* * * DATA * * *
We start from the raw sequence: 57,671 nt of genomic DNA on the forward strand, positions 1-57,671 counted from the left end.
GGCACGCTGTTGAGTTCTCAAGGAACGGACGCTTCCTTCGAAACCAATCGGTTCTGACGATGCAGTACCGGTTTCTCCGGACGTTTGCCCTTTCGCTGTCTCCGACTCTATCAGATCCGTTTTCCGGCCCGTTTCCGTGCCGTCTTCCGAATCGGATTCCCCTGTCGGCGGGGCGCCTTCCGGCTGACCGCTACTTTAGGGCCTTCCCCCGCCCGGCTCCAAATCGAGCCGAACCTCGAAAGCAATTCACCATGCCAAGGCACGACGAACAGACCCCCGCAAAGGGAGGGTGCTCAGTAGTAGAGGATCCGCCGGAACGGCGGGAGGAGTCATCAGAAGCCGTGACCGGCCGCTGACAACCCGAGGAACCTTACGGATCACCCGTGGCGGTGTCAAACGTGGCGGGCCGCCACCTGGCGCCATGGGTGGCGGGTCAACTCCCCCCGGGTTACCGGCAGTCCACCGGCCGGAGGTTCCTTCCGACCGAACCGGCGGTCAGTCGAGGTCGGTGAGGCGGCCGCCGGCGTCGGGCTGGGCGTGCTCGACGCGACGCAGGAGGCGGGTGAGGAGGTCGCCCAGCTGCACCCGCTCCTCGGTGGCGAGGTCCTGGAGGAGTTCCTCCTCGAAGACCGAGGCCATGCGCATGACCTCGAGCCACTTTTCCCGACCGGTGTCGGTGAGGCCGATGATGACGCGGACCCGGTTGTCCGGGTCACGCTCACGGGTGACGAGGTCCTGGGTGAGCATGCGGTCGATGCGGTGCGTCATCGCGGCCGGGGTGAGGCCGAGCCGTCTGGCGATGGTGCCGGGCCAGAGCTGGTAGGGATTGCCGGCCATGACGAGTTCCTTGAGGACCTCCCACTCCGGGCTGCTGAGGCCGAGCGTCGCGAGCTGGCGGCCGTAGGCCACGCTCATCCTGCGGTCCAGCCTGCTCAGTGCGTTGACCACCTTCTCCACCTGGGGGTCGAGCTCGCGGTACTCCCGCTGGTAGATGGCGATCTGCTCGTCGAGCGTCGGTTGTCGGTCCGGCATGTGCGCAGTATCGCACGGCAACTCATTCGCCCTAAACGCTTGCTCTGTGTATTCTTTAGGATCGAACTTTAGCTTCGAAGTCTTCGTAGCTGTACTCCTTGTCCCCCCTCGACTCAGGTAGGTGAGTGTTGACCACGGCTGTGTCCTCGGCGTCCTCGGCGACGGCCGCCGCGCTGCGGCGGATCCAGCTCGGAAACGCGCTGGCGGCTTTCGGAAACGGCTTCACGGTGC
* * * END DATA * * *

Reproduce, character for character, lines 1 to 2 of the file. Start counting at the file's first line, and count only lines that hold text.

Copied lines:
We start from the raw sequence: 57,671 nt of genomic DNA on the forward strand, positions 1-57,671 counted from the left end.
GGCACGCTGTTGAGTTCTCAAGGAACGGACGCTTCCTTCGAAACCAATCGGTTCTGACGATGCAGTACCGGTTTCTCCGGACGTTTGCCCTTTCGCTGTCTCCGACTCTATCAGATCCGTTTTCCGGCCCGTTTCCGTGCCGTCTTCCGAATCGGATTCCCCTGTCGGCGGGGCGCCTTCCGGCTGACCGCTACTTTAGGGCCTTCCCCCGCCCGGCTCCAAATCGAGCCGAACCTCGAAAGCAATTCACCATGCCAAGGCACGACGAACAGACCCCCGCAAAGGGAGGGTGCTCAGTAGTAGAGGATCCGCCGGAACGGCGGGAGGAGTCATCAGAAGCCGTGACCGGCCGCTGACAACCCGAGGAACCTTACGGATCACCCGTGGCGGTGTCAAACGTGGCGGGCCGCCACCTGGCGCCATGGGTGGCGGGTCAACTCCCCCCGGGTTACCGGCAGTCCACCGGCCGGAGGTTCCTTCCGACCGAACCGGCGGTCAGTCGAGGTCGGTGAGGCGGCCGCCGGCGTCGGGCTGGGCGTGCTCGACGCGACGCAGGAGGCGGGTGAGGAGGTCGCCCAGCTGCACCCGCTCCTCGGTGGCGAGGTCCTGGAGGAGTTCCTCCTCGAAGACCGAGGCCATGCGCATGACCTCGAGCCACTTTTCCCGACCGGTGTCGGTGAGGCCGATGATGACGCGGACCCGGTTGTCCGGGTCACGCTCACGGGTGACGAGGTCCTGGGTGAGCATGCGGTCGATGCGGTGCGTCATCGCGGCCGGGGTGAGGCCGAGCCGTCTGGCGATGGTGCCGGGCCAGAGCTGGTAGGGATTGCCGGCCATGACGAGTTCCTTGAGGACCTCCCACTCCGGGCTGCTGAGGCCGAGCGTCGCGAGCTGGCGGCCGTAGGCCACGCTCATCCTGCGGTCCAGCCTGCTCAGTGCGTTGACCACCTTCTCCACCTGGGGGTCGAGCTCGCGGTACTCCCGCTGGTAGATGGCGATCTGCTCGTCGAGCGTCGGTTGTCGGTCCGGCATGTGCGCAGTATCGCACGGCAACTCATTCGCCCTAAACGCTTGCTCTGTGTATTCTTTAGGATCGAACTTTAGCTTCGAAGTCTTCGTAGCTGTACTCCTTGTCCCCCCTCGACTCAGGTAGGTGAGTGTTGACCACGGCTGTGTCCTCGGCGTCCTCGGCGACGGCCGCCGCGCTGCGGCGGATCCAGCTCGGAAACGCGCTGGCGGCTTTCGGAAACGGCTTCACGGTGC